Both: [adamantly opposed, making fun of me] “NO!!”
Me: [still trying to be philosophical…big mistake!] “No? Now, what do you think about Barbie and her shape, and the way she looks, the way she’s built with a real teeny little waist and...”
Oh, well. With that, I knew it was futile trying to read my own version of feminine adolescent crisis into their experience. From then on, I tried to stick more to the actual course of events. On their break between falling into the creek and going back down for the second time—this time not caring whether they were going to get wet—Ashley and Terra removed their soppy socks and (per my suggestion) placed their feet inside plastic bread bags before putting their soaked shoes back on again:
Me: “I want to know everything that you did. You remember?”
Terra: “We were putting on plastic bags and we were talking about how retarded it was, how weird it looked, and...”
Me: “...and how weird your mom was for suggesting it?”
Both: “Yeah!” [giggling]
Me: “O.K. No problem. Now, let’s get back to the subject of Ken falling out of the tree. Now, what was that like?”
Ashley: “Ken was in the tree. It was over the ditch part where all the rocks are. [to Terra] Remember when we had to go over the creek and there was like…umm…a big ditch, a humungous hole, and rocks and stuff? He got stuck there.”
Me: “Was that funny?”
Ashley: “It was sort of scary cause we had to go get him.”
Me: “Ohhhh..., yeah. [both girls giggle a lot - and I don’t have a clue why] So, he got stuck in a place where it was kind of treacherous for you to go get him?"
Me: "But you wanted to go retrieve him anyway, right?"
Ashley: "So we wouldn’t find him a week later, still there."
Terra: [dramatizing by speaking in a wavering giggle tone] “…rotting.”
Me: “So, how did it feel having Ken without a leg? Did you feel bad?”
Terra: “Yeah, cause I wanted to do more experiments on him. And now he’s just a weakling.”
Me: “And now, Ken’s outside. You left him outside.”
Ashley: [to Terra] “And what do you have to say for yourself!”
Terra: [in a southern accent - like Scarlett O’Hara] “I’m a weakling, man. I failed!”
[then, switches her part to that of Barbie, weeping]
Barbie: “It was scary. It was really scary and I tried to swim but I couldn’t. I tried to save him. It was too late. I mean, I saw the leg in the air like superman flying across the sky…and I couldn’t do anything about it.” [sighs]
Me: “...kind of like growing up, huh?”
Me: “It’s kind of like growing up. You can’t do anything about that either, right?”
Terra: “Yeah, but how does that have to do with the creek?”
What does growing up have to do with the creek? Foiled again. At this point, I’m feeling pretty frustrated: one more futile attempt to get my 10-yr-old to see what was obvious to me—the metaphor! As they continue to playact their adventure, I’m rounding out my interview with the feeling that I really don’t know what happened down there. I managed to get them to confess to feeling a little bad for Ken, but what should have been obvious to me, they needed to point out.
Terra: “Well, sort of [feels bad for Ken], a little bit, because he doesn’t have a leg. But, he’s just plastic. It’s not like he has a heart or anything.”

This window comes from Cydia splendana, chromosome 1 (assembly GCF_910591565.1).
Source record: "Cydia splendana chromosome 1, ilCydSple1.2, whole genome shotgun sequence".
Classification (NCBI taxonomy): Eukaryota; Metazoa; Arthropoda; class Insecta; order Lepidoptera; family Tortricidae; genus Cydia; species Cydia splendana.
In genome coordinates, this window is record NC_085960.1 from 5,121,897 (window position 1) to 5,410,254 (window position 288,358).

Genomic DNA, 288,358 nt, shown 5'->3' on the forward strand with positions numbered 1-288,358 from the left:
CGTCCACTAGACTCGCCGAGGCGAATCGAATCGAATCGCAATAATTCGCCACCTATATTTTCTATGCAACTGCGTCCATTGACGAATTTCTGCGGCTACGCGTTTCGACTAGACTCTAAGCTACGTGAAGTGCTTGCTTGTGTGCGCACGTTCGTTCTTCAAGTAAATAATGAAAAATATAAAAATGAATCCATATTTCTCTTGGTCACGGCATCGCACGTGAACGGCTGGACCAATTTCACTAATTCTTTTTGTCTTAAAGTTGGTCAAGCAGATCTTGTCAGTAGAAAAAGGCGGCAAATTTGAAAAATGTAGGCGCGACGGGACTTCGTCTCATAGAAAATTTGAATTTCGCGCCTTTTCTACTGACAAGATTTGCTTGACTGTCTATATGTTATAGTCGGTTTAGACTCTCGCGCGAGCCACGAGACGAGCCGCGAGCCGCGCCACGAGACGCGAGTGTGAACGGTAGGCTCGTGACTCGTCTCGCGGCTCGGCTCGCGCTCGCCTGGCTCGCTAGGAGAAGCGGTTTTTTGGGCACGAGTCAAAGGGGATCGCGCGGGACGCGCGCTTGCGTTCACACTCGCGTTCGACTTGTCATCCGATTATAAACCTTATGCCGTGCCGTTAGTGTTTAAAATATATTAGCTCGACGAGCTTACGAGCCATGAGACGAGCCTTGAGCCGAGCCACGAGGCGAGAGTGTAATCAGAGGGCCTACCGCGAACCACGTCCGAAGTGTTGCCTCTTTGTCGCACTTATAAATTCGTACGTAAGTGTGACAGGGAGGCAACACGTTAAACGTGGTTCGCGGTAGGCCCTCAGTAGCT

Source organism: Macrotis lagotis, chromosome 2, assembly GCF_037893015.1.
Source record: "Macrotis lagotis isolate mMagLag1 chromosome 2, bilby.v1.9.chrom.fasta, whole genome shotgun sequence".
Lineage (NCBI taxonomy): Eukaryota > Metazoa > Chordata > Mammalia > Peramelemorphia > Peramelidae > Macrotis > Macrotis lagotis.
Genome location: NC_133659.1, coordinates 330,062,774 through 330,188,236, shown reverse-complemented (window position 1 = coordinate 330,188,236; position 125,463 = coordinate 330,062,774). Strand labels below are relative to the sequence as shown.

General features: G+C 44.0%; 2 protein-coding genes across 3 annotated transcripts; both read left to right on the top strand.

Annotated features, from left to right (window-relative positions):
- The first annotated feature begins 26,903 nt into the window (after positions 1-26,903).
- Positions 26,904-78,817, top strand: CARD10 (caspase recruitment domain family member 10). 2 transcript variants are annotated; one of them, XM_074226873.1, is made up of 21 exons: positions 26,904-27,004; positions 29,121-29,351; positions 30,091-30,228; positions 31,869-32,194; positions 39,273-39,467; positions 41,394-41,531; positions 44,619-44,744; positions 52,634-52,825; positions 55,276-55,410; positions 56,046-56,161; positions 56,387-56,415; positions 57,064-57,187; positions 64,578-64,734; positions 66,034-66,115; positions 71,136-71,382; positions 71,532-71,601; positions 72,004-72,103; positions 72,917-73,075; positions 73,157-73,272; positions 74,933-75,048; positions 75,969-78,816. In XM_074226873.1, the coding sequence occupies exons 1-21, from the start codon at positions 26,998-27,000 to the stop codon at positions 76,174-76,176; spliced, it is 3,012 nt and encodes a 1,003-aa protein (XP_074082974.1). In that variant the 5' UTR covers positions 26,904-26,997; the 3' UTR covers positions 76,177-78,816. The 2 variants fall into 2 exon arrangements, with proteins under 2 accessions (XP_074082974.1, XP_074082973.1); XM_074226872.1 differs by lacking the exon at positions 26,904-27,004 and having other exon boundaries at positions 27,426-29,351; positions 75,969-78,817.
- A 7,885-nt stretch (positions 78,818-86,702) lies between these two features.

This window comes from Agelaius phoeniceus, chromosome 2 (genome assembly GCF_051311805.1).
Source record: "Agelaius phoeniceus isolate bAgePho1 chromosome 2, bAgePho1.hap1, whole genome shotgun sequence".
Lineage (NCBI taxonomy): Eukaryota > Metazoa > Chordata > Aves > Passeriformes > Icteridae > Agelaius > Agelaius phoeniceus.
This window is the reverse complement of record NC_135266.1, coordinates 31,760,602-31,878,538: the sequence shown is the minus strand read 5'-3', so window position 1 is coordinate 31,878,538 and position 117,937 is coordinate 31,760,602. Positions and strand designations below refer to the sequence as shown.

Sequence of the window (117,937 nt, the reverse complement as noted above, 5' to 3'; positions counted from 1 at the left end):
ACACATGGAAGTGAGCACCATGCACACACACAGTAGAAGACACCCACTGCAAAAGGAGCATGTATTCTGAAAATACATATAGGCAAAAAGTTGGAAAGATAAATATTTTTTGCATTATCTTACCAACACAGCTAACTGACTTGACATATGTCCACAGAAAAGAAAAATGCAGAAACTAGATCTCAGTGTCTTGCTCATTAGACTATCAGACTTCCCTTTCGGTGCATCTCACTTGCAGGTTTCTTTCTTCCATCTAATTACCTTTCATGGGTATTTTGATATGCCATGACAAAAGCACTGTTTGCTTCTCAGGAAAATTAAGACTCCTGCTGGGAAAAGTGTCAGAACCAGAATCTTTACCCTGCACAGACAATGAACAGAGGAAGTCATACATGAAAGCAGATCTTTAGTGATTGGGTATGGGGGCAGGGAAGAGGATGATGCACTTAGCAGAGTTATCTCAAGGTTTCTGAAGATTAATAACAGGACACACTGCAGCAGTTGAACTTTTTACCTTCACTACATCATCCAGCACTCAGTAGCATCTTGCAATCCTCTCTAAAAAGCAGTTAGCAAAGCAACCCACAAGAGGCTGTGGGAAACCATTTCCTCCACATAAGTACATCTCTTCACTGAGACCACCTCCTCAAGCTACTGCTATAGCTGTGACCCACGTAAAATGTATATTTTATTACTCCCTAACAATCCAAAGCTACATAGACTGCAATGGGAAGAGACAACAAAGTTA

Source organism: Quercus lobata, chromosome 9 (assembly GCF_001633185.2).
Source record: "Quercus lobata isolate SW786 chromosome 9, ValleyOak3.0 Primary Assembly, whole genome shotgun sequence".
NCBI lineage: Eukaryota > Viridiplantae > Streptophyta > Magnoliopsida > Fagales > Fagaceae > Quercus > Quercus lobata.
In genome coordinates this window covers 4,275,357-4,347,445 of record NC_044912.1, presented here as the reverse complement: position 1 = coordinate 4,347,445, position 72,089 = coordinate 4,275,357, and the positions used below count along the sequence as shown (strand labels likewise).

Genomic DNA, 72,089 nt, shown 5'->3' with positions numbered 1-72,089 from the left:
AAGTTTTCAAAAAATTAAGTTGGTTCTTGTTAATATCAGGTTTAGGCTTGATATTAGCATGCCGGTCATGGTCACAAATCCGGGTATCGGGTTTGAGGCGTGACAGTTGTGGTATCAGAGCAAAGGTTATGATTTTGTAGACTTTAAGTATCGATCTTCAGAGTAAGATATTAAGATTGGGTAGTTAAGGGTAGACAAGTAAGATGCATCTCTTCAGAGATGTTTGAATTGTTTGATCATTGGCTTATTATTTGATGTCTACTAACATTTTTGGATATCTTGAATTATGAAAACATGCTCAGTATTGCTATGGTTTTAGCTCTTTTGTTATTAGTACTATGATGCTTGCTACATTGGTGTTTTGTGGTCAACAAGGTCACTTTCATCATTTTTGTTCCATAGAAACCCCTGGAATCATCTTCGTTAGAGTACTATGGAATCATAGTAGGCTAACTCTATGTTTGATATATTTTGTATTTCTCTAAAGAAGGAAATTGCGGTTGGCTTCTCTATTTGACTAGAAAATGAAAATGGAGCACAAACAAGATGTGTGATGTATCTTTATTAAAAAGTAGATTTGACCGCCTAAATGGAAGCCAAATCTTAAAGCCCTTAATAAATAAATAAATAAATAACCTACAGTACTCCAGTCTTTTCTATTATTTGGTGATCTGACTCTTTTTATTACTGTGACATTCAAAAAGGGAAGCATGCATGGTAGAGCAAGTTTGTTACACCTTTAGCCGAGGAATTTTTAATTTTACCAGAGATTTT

Me: “Oh, I know that…[did I?]. But when you were little girls, your dolls were like…real!”
Terra: “Oh, yes. I know, they were special.”
I was finally able to coerce a little introspection from Ashley and Terra—in response to my incessant pursuit of metaphor—with some final questions. This is after Ashley so poignantly asked about my meandering reflections on the relationship between the Barbies (Barbie and Ken) and their creek experience:
Ashley: [reiterating Terra’s sentiments] “What do Barbie dolls have to do with the creek?”
Me: “You had the Barbie dolls at the creek. That’s what I want to know about.”
Terra: “It was part of the torturing process.”
Me: [oh no, what’s this about?] “Now, tell me about that.”
Terra: “Well...we take them by the hair, and if it’s Ken, usually by the foot, and we swing them really high and we throw them as hard as we can so they land in the creek far, far away, and we have to go get them. The reason why we also take Barbies into the creek, as a matter of torture, is because it’s funner to have something to play around with in the creek than just…I mean, it’s fun to make up games in the creek and stuff, but it’s really great! It’s just so fun there. It’s like you’re so free.”
Me: Does it feel like you’re not going to be playing with Barbies much longer?
Me: “So, this is kind of a way for you guys to let go of Barbie, right?”
Me: “So, it kind of feels free a little bit to be able to do that, right?”
Terra: “It kind of feels good.”
Ashley: “Cause we don’t have any rules like ‘you can’t do this’ and ‘you can’t do that’…there’s no rules in the creek.”
Terra: “I know. I know, nobody can tell us what to do.”
Ashley: “So, it’s like…”
Terra: “...It’s like you’re free!”
Ashley: “So, when you throw Ken, a person doesn’t go up to you and go, ‘you can’t do that.’ ‘you can’t do this.’ ‘You can’t go that far.’ ‘You have to stay right here.’ There’s no rules. You can just go as far as you want.”
Terra: “Umhmm. Even if they say you can’t, you still do it because grownups just don’t go in the creek.”
Ashley: “They don’t know how fun it is?”
Terra: “Yeah, they can’t understand it.”
My preconceptions about the meanings and metaphors behind Ashley and Terra’s creek adventure, and all my ‘thinking-I-knew-all-about-it,’ seems to have been broken apart by their own, quite unique blend of experience. Ashley and Terra both revealed to me a peek inside their journey into freedom and power, and I feel honored to have been a participant—however remote—in their adventure. The creek is only reserved for your close friends ... your creek friends, and what happens there may be a little bit of magic.
With love to Terra and Ashley.